Award-winning small business talks growth
Carr Hardware, the six-store retailer based in Pittsfield, Mass., made headlines this month for winning a National Small Business Award. The retailer cruised to the award on the strength of community-first creed. And it already promised away its prize money to help renovate a park in Pittsfield.
In an interview with HBSDealer, Carr Hardware owner Bart Raser described his company as one with all the traditional strengths of a small business – veteran, knowledgeable employees; a friendly folksy culture; and an ability to make quick community-focused decisions.
But make no mistake, the company is growth oriented, and has opened two of its six locations in the last two years.
Opening a new store and expanding into new market can be a challenge for the small hardware store. “The one thing it forces you to do,” says Raser, “is it forces you to develop more controls and more discipline. Expanding helped us bring in better talent, and bring in more best practices. At the same time, we’re a folksy company and we can still make decisions with our gut.”
As an example of a decision that came from the gut, Raser described the time he went to visit a store going out of business for the sole purpose of acquiring its Lozier fixtures. He ended up walking out with the key to the store.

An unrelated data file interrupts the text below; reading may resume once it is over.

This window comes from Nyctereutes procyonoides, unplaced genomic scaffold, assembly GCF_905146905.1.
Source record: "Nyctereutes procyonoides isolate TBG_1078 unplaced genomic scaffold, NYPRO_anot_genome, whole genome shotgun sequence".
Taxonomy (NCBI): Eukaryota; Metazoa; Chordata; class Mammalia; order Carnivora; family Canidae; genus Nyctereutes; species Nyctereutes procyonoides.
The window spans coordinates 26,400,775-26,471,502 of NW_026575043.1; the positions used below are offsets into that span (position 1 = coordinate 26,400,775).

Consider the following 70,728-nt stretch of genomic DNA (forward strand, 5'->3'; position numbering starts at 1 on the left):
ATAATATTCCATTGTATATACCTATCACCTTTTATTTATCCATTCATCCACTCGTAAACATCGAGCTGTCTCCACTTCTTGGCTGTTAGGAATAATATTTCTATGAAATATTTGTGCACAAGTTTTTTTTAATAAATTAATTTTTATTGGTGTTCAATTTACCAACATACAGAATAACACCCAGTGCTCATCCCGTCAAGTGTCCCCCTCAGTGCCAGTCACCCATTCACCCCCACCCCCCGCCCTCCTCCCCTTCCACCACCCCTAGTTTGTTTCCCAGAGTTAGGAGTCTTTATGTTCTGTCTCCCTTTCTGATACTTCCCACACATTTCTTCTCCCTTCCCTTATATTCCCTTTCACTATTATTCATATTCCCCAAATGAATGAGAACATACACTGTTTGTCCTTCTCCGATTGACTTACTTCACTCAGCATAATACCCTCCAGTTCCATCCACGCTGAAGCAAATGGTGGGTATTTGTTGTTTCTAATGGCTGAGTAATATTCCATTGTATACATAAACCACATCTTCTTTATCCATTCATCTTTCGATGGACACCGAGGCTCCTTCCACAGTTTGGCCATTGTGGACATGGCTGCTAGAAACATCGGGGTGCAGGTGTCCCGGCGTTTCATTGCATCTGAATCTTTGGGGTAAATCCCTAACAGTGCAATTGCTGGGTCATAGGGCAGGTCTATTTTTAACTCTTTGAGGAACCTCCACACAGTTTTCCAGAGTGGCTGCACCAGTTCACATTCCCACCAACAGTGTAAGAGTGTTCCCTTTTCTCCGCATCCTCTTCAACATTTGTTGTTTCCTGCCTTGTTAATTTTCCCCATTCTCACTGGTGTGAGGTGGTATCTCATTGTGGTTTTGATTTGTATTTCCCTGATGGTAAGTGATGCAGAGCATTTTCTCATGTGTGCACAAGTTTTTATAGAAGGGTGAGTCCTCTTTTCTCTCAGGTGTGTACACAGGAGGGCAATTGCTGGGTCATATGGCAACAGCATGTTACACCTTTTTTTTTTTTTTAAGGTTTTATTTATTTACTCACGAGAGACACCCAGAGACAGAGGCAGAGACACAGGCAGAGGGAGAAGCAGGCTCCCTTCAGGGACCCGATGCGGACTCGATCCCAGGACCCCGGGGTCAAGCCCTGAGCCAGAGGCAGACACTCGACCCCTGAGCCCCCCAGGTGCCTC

That kind of ability to make fast decisions, he said, is a “huge advantage” for small businesses facing competition from national chains as well as internet rivals.
“I think we’re heavily community integrated,” he added. “Customers view us as a community partner. A lot of our employees are career professionals and experts in their fields. And we benefit from warm fuzziness of shopping local.
Originally founded by Sam Carr in 1928, the company was purchased by the Raser family in 1962 and day-to-day operations are still handled by Marshall Raser, and his son, Bart.
When asked how it fetl to win the Independent We Stand National Small Business Award against competition from hardware stores, book stores, pet stores and all kinds of small businesses, Raser said: “I think we were very surprised, thrilled, excited, humbled – all of those words. We’re very proud.”